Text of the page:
Introducing Curated #1: Science, Human Rights and Pandemics

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Introducing Curated #1: Science, Human Rights and Pandemics

Welcome to our first Curated series, which looks at the relationship between science and human rights, with particular reference to COVID-19.

In the early months of the COVID-19 pandemic, #followthescience was a much-used hashtag. Its message seemed simple and profound. It suggested a way to curb both over- and under-reach by governments and others. More broadly, it suggested process and accountability. It signalled the harm of misinformation and the importance of having something to trust. It also signalled hope—in particular hope of a vaccine and treatment.

Over the intervening months, #followthescience seemed to fall away. In part, it narrowed to claim and counterclaim around the ways in which governments were handling the pandemic. In part too, we stopped believing in scientific quick-fixes: we learned that vaccines in particular don’t appear or get distributed on demand. Mostly however, #followthescience fell away because we learned that its message is not as simple as it appears. Specifically, we learned that its message needs to be critiqued, and this needs to be done with regularity not as a one-off.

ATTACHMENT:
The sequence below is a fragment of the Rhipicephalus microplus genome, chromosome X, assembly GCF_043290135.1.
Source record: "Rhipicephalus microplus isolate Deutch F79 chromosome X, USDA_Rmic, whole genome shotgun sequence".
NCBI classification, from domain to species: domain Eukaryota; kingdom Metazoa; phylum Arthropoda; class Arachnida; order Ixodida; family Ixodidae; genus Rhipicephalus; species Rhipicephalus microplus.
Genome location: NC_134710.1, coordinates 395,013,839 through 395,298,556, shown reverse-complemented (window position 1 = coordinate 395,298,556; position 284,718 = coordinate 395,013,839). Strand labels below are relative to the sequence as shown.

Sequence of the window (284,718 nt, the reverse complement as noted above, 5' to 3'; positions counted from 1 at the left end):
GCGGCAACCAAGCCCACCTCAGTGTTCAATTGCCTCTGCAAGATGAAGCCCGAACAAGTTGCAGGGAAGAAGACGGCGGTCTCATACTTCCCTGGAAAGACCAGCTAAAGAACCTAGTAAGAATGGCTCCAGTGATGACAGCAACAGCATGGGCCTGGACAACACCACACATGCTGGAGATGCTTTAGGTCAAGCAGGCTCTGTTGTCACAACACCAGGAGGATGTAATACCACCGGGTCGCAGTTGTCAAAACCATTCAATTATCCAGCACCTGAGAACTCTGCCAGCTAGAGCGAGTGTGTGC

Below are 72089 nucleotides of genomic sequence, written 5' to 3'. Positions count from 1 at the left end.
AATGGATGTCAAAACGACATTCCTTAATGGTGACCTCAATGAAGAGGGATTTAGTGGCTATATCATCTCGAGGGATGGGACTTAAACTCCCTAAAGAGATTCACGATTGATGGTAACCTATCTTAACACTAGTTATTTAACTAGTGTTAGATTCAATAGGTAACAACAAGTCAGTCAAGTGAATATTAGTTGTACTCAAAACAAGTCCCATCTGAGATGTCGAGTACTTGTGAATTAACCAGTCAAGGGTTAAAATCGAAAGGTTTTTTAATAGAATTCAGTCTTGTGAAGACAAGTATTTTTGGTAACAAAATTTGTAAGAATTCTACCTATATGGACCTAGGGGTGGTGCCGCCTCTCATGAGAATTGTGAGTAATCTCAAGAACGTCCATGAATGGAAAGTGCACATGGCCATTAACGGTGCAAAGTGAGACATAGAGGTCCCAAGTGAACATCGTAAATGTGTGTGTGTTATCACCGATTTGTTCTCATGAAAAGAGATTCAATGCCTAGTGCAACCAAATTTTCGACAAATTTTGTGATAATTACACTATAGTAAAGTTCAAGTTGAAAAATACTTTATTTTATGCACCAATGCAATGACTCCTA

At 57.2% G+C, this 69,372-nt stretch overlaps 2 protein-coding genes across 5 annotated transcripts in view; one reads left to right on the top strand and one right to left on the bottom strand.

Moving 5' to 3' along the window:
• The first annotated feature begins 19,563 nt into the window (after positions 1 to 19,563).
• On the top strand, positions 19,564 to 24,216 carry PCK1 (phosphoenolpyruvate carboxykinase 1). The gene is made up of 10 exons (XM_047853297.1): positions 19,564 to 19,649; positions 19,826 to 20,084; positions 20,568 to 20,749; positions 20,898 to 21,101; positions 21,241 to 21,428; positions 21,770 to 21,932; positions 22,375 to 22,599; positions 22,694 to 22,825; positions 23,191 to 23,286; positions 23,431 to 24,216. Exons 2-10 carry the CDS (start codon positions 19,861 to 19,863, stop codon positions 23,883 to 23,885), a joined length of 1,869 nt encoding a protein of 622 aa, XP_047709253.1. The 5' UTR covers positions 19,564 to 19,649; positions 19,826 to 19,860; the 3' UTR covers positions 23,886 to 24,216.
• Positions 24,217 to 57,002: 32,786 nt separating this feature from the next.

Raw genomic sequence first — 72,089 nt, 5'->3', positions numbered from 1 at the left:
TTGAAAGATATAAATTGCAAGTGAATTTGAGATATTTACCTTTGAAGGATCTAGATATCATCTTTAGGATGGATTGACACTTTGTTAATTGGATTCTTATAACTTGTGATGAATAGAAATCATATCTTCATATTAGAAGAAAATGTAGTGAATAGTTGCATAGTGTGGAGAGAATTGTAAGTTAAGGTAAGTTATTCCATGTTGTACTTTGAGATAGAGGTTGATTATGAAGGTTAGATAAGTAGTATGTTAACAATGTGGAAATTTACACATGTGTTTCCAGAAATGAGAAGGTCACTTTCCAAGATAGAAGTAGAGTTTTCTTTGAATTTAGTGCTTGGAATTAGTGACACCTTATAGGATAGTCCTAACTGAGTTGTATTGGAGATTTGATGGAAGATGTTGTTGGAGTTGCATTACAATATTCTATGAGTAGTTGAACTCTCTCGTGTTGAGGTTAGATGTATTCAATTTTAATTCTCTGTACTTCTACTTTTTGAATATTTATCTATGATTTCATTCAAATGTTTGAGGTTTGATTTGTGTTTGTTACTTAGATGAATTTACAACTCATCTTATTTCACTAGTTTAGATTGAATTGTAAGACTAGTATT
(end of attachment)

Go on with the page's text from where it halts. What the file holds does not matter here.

GC Human Rights Preparedness wants to join this critique: we see it as an important part of our work on a human rights-based approach to pandemics and other emergencies. Here’s how we explained that in our launch post:

we should not leave … science standing apart or alone. If we want science to be ‘good science’, engagement with human rights needs to be part of science’s everyday, not just a matter for times of crisis.

Curated #1: Science, human rights and pandemics
Following up on that aim, our first Curated series engages with the relationship between science and human rights. Its topic is science, human rights and pandemics, with particular reference to COVID-19.